Prime Minister Boris Johnson has extricated Great Britain (though not Northern Ireland) from most of the EU’s rules, regulations and jurisdiction © FT Montage/Reuters

Finally a trade deal — and with a whole week to spare. Only with the published text of the deal between the UK and EU will a full sense of who has given ground and where emerge. But after four and half years of chaos, trauma and often humiliating political turmoil, the UK finally has a settled idea of what Brexit looks like. 

The fact that a deal has been done is good news. The consequences of failure would have been bad for both sides, though immeasurably worse for the UK.

It must be stated though that this deal, while far better than nothing, is a long way short of what a great global trading nation should desire; the bare minimum that could have been agreed given the ideological intransigence of the government. It is certainly not the easy deal Brexiters blithely predicted. Manufacturers may be spared tariffs and quotas but they face costly extra bureaucracy which is likely to hit exports to Europe. There is even less for the service sector, the engine of the British economy. The price of British sovereignty is essentially the first trade deal designed to reduce access.

But it is at least a basis on which to build and one that hopefully allows an end to the bombast and xenophobia that has characterised so much of the Leavers’ public discourse. It means that, at the last, the UK is leaving the EU on reasonably amicable terms.

A deal was always the most likely outcome. Prime Minister Boris Johnson was clear that real movement would come only in the final days and, to be fair, he did secure more by holding his nerve. No deal was never the plan (especially mid-pandemic) and just as well. The chaos of the past few days after France closed its ports due to a new Covid-19 strain in the UK did not augur well for the UK’s supposed no-deal contingency plans.

The coming days will see wild proclamations about Mr Johnson’s negotiating skills and how he secured a great deal for Britain. But, as with the withdrawal agreement, the UK has been forced to fight for even the bare bones and has not dragged Brussels beyond where it was prepared to go. Brave and empty talk of playing off EU nations against each other amounted to little. While the UK squabbled with itself, the bloc retained a fairly united front. This should be a salutary warning for British politicians in the future.

Mr Johnson knows there will be those on the Leave side itching to cry betrayal. Nigel Farage, the Brexit party leader, needs to protest his continued relevance (though his immediate response was supportive) and the same is true for some Tory MPs. Screaming “sellout” allows absolutists to spare themselves the blame for what follows, as it will not have been a “proper Brexit”. But Conservatives knew there had to be compromise. They want and need this to be a win and in the short term, at least, most will be inclined to fall into line behind the prime minister.

And so they should, for in terms of cutting ties with the EU, the Brexiters have got almost all they desired. Mr Johnson has extricated Great Britain (though not Northern Ireland) from most of the EU’s rules, regulations and jurisdiction. Regulatory divergence will carry a heavy cost, but that is now an economic decision. For him, it is a chance to draw a line under the UK’s Brexit feuding, though he will never win back the irreconcilable Remainers.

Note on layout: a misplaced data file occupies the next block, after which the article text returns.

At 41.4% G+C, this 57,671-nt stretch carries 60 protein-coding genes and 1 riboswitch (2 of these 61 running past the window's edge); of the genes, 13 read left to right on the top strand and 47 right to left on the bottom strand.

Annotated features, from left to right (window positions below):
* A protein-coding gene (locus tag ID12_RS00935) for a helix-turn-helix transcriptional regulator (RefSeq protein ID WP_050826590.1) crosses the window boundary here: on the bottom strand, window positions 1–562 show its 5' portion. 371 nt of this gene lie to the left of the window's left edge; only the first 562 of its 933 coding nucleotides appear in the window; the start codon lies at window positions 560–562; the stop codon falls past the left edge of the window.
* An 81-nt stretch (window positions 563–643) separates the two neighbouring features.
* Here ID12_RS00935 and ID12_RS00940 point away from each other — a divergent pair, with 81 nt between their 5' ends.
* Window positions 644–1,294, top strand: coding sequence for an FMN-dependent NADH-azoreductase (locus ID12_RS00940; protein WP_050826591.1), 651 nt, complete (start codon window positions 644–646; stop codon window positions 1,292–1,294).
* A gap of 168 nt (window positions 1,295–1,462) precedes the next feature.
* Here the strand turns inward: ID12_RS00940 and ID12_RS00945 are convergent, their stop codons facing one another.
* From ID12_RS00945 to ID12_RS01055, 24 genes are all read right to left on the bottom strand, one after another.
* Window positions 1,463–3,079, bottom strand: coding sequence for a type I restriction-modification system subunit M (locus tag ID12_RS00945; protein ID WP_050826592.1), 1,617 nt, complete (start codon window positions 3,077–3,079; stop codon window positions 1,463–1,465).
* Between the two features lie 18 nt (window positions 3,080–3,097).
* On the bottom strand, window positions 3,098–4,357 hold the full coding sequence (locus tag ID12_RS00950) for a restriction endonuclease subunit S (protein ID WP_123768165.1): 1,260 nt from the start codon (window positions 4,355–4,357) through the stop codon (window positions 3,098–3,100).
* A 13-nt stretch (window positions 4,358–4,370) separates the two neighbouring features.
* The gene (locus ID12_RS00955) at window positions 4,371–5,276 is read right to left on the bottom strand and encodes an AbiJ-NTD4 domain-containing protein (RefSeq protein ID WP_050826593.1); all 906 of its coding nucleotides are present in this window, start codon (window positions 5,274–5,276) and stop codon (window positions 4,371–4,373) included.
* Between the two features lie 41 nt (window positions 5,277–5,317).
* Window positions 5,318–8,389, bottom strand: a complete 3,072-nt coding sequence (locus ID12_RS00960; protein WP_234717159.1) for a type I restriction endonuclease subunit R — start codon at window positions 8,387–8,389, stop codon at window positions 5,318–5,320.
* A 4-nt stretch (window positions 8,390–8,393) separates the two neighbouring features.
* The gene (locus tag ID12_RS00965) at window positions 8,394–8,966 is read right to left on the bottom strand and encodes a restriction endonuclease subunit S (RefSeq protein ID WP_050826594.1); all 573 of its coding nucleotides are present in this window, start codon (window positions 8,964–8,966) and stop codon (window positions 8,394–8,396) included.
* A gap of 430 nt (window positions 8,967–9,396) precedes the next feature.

In the long term, however, Britain is weakened. The UK alone carries less clout in the world. The Union is in great peril. Northern Ireland will look ever more toward the Republic; Scotland appears likely to return the Nationalists to power with their agenda of a second independence referendum. More important, the UK’s economic trajectory is now slower and lower. The PM’s political hope will be that Brexit setbacks can be hidden in the broader pandemic-related downturn.

There is no doubt that this is a personal political triumph for Mr Johnson and he is entitled to enjoy this moment. Most Britons, however they voted, will now hope to move on and prosper. But he also knows he owns this Brexit and there will be no avoiding responsibility for its cost if it goes bad. We still await a true economic sense, a vision of what this was all for. Finally shorn of the economic advantages of EU membership, the UK is going to need a more agile and effective leadership than this government has thus far generally shown itself capable of delivering.

Whatever the UK may become in the future, no one can say the years since the 2016 referendum have projected a confident, independent nation. The turmoil has done much to quell similar movements in other EU nations. From the EU’s point of view, Brexit could not have gone much better.

For all that, the UK has at least avoided the worst outcome and now has a foundation for the future relations and closer economic and diplomatic ties which must be rebuilt in the years ahead. This is not the last word on the UK’s ties to the EU. It is, as they say, merely the end of the beginning.

robert.shrimsley@ft.com


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